• Wish – the cultural component – The cultural beliefs, values, rules and ideals about sexual expression that influence the individual.

(Levine, S.B., 2003)

The DRIVE and MOTIVATION components of sexual desire can be adversely affected by:

  • Any significant psychological issue (e.g. depression)
  • Conditions affecting the hormonal pathways that support libido (e.g. conditions that lead to low testosterone levels, an under active thyroid or high levels of prolactin)
  • Many chronic illnesses
  • Many medications and recreational drugs
  • Lifestyle factors and the common stresses of everyday life, such as large workloads, long working hours, family needs/pressures, technology intrusions (mobile phones, computers, social media, TV) can all influence sexual desire.

The relationship of a couple will inevitably evolve over time.

Interests, beliefs and expectations regarding intimacy and sex can change for each in the relationship. As time goes by there is a challenge for a couple to keep the interest in sex alive. Some couples slip into a ‘rut’ of sexual styles or behaviours that can soon become predictable and boring. Even finding time together can be an issue when life becomes busy, when childrens’ needs take priority or when couples forget to invest time in their relationship in favour of individual or family pursuits.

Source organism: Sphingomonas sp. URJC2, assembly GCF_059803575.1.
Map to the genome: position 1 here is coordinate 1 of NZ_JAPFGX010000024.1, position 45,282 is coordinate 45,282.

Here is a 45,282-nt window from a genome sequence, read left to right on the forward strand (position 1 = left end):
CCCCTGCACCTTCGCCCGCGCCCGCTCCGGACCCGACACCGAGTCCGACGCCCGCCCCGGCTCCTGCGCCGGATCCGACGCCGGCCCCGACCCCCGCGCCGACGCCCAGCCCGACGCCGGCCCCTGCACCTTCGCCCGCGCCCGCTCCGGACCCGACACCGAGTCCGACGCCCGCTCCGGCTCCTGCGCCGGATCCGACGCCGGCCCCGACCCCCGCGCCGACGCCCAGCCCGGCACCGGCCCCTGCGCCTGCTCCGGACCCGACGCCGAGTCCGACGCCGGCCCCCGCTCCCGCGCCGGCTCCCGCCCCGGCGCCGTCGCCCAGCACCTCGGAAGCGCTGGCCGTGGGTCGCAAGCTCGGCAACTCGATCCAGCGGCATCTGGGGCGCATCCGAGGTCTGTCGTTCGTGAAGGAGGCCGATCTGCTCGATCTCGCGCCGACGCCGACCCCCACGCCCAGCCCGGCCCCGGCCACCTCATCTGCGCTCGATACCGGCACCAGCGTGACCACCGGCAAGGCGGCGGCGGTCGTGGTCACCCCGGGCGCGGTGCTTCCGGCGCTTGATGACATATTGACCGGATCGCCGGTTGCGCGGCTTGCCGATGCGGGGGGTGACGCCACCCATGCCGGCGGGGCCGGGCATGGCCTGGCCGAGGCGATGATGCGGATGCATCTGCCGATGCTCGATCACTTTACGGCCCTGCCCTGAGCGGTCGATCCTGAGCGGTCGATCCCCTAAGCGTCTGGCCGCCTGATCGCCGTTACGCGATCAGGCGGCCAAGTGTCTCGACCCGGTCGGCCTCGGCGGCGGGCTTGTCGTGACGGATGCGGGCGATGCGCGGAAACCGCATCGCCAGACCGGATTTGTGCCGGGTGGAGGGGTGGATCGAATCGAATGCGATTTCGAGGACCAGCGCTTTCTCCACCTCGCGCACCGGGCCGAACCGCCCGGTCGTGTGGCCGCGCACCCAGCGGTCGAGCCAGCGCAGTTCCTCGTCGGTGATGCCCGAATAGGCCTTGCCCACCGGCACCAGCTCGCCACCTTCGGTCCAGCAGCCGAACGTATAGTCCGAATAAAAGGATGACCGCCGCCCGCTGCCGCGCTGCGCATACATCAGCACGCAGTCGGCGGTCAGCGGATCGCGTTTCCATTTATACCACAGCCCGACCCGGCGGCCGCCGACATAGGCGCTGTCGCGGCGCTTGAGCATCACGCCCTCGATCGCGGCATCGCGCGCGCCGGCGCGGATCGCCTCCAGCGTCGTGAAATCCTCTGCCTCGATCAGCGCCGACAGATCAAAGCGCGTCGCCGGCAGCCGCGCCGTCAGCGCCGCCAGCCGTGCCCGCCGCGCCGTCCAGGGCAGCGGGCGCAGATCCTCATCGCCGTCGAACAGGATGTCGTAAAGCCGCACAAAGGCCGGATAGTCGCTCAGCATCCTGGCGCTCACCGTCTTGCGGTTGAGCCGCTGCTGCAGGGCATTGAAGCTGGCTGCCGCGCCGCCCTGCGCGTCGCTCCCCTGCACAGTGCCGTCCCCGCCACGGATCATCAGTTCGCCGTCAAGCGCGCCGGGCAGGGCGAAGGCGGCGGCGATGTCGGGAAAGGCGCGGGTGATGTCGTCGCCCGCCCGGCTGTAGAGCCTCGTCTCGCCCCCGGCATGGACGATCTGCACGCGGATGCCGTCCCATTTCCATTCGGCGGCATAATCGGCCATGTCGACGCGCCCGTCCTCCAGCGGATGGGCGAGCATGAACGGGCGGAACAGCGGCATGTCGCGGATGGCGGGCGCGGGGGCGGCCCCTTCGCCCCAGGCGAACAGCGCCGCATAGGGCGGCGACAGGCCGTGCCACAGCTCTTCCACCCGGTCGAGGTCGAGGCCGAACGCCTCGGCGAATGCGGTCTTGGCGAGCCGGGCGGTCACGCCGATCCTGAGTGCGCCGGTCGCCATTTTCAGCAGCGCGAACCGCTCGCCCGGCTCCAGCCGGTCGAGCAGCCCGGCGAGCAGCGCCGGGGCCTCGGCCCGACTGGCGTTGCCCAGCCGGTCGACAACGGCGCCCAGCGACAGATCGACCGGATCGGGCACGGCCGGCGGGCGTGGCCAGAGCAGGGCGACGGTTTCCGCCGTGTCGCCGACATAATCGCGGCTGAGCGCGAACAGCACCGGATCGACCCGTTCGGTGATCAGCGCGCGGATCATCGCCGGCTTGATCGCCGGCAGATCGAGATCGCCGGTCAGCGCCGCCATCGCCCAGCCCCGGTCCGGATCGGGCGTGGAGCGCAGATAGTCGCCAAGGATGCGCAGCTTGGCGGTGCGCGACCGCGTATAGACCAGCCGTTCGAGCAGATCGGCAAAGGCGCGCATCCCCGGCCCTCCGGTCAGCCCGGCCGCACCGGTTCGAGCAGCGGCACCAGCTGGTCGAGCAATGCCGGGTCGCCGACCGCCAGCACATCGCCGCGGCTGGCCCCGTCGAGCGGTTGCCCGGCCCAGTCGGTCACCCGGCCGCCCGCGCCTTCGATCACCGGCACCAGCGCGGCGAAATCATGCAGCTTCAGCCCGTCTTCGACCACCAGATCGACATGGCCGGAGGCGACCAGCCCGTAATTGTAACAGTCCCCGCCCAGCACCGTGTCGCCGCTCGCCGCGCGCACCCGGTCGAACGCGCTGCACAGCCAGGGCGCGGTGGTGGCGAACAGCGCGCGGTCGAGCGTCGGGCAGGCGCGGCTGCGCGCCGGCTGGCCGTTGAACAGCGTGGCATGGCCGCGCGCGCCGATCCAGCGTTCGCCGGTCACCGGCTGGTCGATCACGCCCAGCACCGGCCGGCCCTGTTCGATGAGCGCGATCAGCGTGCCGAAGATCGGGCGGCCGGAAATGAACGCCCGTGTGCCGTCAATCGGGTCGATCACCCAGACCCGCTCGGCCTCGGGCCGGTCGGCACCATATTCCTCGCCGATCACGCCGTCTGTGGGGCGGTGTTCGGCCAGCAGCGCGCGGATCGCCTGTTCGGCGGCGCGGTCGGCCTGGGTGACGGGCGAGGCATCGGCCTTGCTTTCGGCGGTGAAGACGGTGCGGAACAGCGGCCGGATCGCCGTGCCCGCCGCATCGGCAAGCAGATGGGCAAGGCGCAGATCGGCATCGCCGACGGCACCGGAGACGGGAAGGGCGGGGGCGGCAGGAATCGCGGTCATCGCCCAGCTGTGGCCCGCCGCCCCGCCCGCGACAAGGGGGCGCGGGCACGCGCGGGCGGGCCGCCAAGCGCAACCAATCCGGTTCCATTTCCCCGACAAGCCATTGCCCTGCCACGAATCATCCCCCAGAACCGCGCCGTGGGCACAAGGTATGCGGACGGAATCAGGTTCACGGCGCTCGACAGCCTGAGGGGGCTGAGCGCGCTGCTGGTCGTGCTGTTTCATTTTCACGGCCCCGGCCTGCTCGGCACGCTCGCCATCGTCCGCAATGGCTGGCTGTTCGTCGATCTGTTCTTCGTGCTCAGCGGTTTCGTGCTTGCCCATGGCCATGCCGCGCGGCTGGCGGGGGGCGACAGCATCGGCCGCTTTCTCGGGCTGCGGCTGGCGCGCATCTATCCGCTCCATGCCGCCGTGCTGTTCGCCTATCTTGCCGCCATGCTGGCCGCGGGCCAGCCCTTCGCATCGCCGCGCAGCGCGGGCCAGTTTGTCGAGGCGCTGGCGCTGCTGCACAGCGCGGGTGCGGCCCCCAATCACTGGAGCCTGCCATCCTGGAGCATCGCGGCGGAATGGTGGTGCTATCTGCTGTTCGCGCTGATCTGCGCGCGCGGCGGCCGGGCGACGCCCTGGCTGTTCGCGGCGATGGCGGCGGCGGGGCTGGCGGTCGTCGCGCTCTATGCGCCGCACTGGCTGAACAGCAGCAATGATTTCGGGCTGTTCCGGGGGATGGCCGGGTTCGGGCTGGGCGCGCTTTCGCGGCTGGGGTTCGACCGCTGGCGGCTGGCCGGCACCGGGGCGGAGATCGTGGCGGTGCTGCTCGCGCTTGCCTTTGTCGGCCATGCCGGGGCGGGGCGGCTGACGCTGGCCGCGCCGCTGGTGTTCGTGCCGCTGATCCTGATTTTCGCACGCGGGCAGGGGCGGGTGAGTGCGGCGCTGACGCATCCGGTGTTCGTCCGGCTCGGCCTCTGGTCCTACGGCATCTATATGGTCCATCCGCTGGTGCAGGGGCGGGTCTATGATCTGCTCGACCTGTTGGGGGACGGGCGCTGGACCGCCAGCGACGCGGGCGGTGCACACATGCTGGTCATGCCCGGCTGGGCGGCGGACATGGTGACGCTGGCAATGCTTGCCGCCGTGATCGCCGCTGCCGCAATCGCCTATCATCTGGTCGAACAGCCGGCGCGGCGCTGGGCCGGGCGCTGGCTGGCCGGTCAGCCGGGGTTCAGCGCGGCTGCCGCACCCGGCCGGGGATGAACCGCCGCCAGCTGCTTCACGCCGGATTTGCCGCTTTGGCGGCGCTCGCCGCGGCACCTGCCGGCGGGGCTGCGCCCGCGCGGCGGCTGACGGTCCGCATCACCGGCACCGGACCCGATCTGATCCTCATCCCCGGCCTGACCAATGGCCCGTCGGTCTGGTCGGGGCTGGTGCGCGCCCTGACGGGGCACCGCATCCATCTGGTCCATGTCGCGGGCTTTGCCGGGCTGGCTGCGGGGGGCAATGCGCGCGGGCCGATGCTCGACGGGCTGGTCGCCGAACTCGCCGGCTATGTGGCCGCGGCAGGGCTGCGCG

Is a lack or mismatch of sexual desire affecting your relationship?

Sex therapy can be a way to address some of these issues. Please feel welcome to meet with me so that I can assess your particular case and work with you and your partner to find solutions to support you both and the needs of your relationship.

For more on desire concerns see here.

 

Reference:

Levine, SB The Nature of Sexual Desire: A clinician’s perspective’

Archives of Sexual Behaviour – 2003; 32: 279-85.

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The low down on the latest libido drug for women, sometimes referred to as female Viagra

USA: The FDA approves first ‘libido’ drug for women

The latest news about a new drug recently approved in the USA to help women and their sexual desire.